"It's a huge Carthusian monastery, stuck down between rocks and sea,
where you may imagine me, without white gloves or hair curling, as pale as ever,
in a cell with such doors as Paris never had for gates.
...Bach, my scrawls and
paper—silence —you could scream—there would still be silence.
Indeed, I write to you from a strange place."


The room is shaped like an over-long coffin and it's been painted pure white. The whole monastery has been painted pure white—the color of angels, the color of death. And that's what Chopin thinks about as he lies there on the borrowed bed and stares half-naked and helpless at the lid of the coffin and the ceiling of his tomb. He thinks about angels… he thinks about death. He wonders if there will be an angel to fetch him when he finally passes over into the realm of another existence.

Outside the heavy Spanish rains rage around them, and further off, if he listens carefully, he can hear the gentle turmoil of the sea. The sounds of both are almost constant, along with the soft murmuring of the monks down the hallway and the raggedness of his own breath. Sometimes Sand comes down to check on him, but he thinks it pains her to see him so she doesn't come much. When she does visit she's full of sarcasm and wit, crooning about her dear corpse and how the bones in his hands must be filled with music because they're filled with nothing else—but her words hold more truth than she wants to face right now so she leaves and he tries not to think about how he saw tears in her eyes when she turned away.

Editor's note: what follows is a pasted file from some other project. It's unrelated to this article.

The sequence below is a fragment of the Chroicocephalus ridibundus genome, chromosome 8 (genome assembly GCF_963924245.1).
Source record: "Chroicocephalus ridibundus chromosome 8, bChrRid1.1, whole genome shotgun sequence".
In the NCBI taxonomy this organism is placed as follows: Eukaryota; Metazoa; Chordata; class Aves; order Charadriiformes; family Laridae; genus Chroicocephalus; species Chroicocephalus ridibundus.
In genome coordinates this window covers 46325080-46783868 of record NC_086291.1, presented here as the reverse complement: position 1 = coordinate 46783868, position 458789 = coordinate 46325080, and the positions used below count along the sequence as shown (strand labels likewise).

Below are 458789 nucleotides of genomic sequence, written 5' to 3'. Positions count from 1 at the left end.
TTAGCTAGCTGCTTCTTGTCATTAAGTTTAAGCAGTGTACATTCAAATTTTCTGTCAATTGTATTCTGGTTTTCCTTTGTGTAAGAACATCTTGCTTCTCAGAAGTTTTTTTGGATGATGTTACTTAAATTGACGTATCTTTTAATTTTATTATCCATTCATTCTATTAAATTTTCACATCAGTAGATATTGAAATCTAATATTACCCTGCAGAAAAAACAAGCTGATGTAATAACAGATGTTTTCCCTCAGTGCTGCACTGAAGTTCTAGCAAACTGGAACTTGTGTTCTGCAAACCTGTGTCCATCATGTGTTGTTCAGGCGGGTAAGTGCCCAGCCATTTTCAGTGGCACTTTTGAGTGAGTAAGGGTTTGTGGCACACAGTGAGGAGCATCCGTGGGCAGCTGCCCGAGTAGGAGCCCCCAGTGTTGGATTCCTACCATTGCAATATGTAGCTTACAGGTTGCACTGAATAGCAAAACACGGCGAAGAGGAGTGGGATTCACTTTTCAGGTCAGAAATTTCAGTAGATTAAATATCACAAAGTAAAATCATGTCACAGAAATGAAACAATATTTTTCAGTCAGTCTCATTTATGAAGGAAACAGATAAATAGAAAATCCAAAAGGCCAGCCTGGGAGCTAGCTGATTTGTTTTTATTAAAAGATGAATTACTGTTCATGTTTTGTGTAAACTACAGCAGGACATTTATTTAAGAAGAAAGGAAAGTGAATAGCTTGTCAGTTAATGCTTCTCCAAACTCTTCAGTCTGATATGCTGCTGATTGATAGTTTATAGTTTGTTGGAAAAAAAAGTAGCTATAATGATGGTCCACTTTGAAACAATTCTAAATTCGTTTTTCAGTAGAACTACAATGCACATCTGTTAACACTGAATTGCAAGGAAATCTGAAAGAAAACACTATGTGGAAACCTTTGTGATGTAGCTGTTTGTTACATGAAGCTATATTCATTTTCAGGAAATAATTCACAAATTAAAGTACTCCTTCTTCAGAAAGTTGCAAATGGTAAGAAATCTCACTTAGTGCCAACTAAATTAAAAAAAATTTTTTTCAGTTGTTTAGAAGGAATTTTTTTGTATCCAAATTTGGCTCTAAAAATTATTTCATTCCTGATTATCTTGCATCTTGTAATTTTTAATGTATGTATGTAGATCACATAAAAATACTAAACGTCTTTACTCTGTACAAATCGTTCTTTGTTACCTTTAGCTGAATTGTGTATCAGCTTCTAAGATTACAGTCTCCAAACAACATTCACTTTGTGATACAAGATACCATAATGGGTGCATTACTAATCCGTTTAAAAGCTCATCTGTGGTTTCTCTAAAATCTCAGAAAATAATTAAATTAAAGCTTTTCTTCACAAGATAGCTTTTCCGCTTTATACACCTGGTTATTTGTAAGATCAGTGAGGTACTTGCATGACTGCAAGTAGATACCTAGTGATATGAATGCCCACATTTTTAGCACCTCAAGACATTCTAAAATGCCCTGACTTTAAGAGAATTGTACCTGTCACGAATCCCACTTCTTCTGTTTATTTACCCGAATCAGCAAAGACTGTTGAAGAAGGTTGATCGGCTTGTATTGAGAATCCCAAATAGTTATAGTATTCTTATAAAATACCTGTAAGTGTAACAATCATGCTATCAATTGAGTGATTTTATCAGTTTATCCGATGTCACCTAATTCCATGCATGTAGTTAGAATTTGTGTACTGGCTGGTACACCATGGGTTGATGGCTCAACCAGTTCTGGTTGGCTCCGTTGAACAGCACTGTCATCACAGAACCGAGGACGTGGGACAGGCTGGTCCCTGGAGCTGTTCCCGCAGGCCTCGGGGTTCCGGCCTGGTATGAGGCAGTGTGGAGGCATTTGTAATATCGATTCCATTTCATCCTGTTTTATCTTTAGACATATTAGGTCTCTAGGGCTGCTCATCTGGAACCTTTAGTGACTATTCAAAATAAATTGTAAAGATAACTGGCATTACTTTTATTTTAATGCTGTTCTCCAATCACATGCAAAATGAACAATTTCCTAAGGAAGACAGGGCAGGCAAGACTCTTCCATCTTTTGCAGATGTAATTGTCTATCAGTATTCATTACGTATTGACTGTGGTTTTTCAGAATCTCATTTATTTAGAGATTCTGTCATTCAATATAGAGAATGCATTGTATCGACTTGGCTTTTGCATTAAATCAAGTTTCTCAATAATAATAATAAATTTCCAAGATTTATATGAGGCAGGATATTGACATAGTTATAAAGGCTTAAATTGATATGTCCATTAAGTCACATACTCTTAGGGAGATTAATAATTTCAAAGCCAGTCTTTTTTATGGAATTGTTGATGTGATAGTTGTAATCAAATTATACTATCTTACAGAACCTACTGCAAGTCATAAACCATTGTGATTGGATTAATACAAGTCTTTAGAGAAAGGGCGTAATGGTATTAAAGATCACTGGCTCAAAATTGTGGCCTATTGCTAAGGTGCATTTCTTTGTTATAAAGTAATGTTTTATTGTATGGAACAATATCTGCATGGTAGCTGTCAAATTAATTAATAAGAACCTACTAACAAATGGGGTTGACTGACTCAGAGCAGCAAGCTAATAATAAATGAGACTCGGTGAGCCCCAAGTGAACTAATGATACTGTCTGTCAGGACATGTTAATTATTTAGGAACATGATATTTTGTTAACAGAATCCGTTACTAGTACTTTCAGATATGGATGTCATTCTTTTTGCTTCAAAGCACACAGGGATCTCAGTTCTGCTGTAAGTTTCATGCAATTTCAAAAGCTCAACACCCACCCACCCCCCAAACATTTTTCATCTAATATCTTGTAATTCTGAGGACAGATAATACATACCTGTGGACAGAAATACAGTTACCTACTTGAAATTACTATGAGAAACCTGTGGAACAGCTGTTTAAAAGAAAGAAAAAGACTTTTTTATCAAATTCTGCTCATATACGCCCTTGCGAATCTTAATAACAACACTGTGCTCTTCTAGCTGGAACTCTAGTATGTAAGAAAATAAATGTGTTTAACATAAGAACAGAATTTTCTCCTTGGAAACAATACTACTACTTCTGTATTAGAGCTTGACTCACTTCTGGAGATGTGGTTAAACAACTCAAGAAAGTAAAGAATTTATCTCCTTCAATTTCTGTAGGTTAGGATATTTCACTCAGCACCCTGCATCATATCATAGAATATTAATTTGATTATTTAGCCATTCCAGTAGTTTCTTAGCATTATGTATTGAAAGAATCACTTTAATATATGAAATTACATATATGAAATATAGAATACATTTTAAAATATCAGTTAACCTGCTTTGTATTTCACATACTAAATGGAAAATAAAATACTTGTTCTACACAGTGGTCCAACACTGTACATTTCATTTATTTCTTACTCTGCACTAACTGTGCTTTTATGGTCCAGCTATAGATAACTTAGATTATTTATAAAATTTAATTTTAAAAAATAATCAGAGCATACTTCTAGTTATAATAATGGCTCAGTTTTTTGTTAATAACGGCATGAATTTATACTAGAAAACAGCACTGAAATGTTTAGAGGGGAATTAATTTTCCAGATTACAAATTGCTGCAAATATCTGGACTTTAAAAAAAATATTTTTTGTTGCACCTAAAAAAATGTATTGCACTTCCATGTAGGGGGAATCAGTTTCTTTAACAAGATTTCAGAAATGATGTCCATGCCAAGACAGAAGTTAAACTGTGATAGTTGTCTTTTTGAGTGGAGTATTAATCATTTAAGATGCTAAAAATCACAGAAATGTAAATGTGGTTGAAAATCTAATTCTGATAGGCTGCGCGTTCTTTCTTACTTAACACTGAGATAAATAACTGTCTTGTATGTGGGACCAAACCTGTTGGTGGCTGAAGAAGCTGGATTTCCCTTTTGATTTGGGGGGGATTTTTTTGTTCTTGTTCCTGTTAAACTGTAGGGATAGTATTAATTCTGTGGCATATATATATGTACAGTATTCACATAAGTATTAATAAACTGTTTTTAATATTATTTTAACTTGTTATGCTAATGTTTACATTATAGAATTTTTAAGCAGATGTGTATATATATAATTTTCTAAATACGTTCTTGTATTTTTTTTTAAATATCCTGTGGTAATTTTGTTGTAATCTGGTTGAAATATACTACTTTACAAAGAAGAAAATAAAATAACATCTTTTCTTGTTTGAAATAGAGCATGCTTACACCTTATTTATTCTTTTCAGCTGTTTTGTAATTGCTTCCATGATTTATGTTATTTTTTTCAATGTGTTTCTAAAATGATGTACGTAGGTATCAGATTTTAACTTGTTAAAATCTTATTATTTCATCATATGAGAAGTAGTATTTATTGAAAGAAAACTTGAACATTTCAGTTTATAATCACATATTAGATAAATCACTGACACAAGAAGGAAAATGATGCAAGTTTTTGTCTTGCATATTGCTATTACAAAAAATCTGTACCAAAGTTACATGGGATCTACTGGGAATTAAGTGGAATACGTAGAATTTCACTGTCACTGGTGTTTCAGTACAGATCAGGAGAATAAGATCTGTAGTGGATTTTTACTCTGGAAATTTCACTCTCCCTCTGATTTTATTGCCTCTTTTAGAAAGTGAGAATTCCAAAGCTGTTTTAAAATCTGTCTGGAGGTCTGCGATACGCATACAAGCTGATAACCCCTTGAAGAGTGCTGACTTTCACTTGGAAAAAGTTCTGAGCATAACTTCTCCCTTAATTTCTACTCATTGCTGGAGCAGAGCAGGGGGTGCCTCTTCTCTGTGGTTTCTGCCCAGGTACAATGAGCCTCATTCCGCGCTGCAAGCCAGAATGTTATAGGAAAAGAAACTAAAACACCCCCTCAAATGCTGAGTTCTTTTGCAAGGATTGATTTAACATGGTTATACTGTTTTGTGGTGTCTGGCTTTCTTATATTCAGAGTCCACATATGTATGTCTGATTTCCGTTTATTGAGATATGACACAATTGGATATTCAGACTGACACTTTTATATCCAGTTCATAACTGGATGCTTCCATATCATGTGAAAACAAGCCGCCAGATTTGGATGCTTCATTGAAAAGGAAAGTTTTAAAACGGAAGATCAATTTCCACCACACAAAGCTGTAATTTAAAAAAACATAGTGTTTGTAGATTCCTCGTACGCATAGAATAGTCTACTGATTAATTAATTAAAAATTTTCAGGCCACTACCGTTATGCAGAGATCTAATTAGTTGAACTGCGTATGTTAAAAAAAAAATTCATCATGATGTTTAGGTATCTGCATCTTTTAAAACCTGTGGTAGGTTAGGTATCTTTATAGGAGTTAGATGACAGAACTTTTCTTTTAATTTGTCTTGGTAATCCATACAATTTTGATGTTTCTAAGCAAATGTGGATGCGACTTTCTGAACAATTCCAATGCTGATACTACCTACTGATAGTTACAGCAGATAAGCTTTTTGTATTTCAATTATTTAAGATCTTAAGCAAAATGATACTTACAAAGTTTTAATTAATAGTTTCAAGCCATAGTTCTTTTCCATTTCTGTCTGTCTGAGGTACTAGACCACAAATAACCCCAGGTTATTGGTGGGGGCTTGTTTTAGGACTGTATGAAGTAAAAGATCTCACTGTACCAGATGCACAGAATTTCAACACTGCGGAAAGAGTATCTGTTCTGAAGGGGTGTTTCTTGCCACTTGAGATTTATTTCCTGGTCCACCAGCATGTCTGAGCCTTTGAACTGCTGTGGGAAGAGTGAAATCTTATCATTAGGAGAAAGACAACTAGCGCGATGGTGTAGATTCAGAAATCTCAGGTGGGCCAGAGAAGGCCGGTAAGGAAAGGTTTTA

There are days when his limbs are too heavy to move and the soup they bring him stays untouched because his body won't let him eat it and his pride won't let him ask for help. He lies there and smells it and hates his life, wonders what he ever did to deserve the perpetual torture of life. On those days he closes his eyes instead of staring at the white coffin ceiling, and he drifts into a sort of fitful sleep that is better than the fitful wakefulness that plagues him.

On those days, he dreams. And they are not the dreams he usually has—watching himself being held beneath the waves of the Spanish waters until he coughs up sea foam instead of phlegm, or cradling the dead, rotting corpse of his baby sister in his arms as he cries. No, he dreams of fantastical worlds and brilliant, swirling colors; scarletvioletnavygold that embrace him and hold him and let him dissolve until he is a part of the beauty instead of an intruder upon it.

He dreams of girls in pink dresses and girls with lavender hair, a woman with Eros' bow who can't seem to catch her own true love. He dreams of vagabond boys, thieves and princes and budding photographers. He dreams of a man who slays his lover by believing all of her lies, and a childhood friend who prays for forgiveness because she prayed for the lovers' demise. There is a future king without a father and a queen without a throne, blindly clinging to each other while they try to be brave enough to take a step back. Frederic dreams of dragon legions and a mad child- sovereign that tries to enslave the world with magical potions and deadly powders, burning with the desire to be remembered, to be important even in the basest, most ugly of ways. He dreams of war and peace and hope and murder and blood, elves thrown in chains and gallant, misguided knights who stumble in their rescues but rescue just the same.

He wakes up from time to time and he is still in Spain, still in the same deathly pale room that seems to rob him of breath just as fast as he can find it… but in the wake of those dreams he feels better somehow. More human. And he is realizing that humanity is a hard thing to come by on this rain-beaten island where piano music has no value and living men sleep in whitewashed coffins while their lovers come less and less every day. The dreams leave and he misses them, wishes he could go back to them, and George Sand thanks a god Chopin isn't sure he believes in for returning her dear, dear corpse again.